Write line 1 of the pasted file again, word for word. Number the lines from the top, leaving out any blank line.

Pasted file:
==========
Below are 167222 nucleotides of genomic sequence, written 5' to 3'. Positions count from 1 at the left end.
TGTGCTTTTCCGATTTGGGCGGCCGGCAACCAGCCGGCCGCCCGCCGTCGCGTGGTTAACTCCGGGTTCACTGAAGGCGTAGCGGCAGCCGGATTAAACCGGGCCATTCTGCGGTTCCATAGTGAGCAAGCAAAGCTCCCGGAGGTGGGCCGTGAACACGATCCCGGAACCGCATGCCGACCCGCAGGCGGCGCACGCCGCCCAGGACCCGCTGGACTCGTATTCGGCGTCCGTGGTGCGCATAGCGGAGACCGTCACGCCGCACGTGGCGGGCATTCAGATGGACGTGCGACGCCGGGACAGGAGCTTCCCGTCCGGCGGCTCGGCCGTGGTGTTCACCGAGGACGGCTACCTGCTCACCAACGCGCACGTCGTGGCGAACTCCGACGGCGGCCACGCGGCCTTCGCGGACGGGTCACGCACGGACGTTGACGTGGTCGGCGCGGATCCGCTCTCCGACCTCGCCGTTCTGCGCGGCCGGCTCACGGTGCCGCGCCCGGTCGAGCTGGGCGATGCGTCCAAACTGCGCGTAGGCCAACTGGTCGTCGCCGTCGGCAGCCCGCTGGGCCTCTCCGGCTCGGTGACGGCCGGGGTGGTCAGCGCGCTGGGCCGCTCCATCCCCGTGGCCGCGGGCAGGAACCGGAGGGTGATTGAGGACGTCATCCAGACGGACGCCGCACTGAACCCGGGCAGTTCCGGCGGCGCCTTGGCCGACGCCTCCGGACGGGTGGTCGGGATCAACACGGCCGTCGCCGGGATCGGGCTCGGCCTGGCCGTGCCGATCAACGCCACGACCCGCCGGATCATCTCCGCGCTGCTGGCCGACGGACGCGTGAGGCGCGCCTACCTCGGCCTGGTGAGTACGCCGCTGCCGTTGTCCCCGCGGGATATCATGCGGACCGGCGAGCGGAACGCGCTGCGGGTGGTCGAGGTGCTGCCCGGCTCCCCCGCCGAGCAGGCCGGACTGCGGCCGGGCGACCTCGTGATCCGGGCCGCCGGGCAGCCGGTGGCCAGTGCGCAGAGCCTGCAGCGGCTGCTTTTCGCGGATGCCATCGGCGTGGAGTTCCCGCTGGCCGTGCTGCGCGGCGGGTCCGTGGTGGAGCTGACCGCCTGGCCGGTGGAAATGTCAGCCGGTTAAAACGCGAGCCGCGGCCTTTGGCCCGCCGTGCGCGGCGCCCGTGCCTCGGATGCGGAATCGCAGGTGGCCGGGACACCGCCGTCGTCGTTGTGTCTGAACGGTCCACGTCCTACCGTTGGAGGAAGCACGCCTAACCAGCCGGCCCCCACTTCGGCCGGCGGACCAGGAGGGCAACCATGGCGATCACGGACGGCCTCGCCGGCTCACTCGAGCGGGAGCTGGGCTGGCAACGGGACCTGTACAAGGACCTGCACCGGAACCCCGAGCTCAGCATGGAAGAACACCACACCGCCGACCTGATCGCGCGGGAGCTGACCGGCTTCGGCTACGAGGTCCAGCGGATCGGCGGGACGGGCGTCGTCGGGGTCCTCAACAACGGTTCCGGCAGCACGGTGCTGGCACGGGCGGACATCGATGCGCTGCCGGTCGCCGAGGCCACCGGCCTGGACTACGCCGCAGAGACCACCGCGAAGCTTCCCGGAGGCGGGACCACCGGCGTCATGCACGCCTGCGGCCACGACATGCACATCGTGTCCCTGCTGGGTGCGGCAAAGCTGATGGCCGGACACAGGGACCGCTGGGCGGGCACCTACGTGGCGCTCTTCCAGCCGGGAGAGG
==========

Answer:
Below are 167222 nucleotides of genomic sequence, written 5' to 3'. Positions count from 1 at the left end.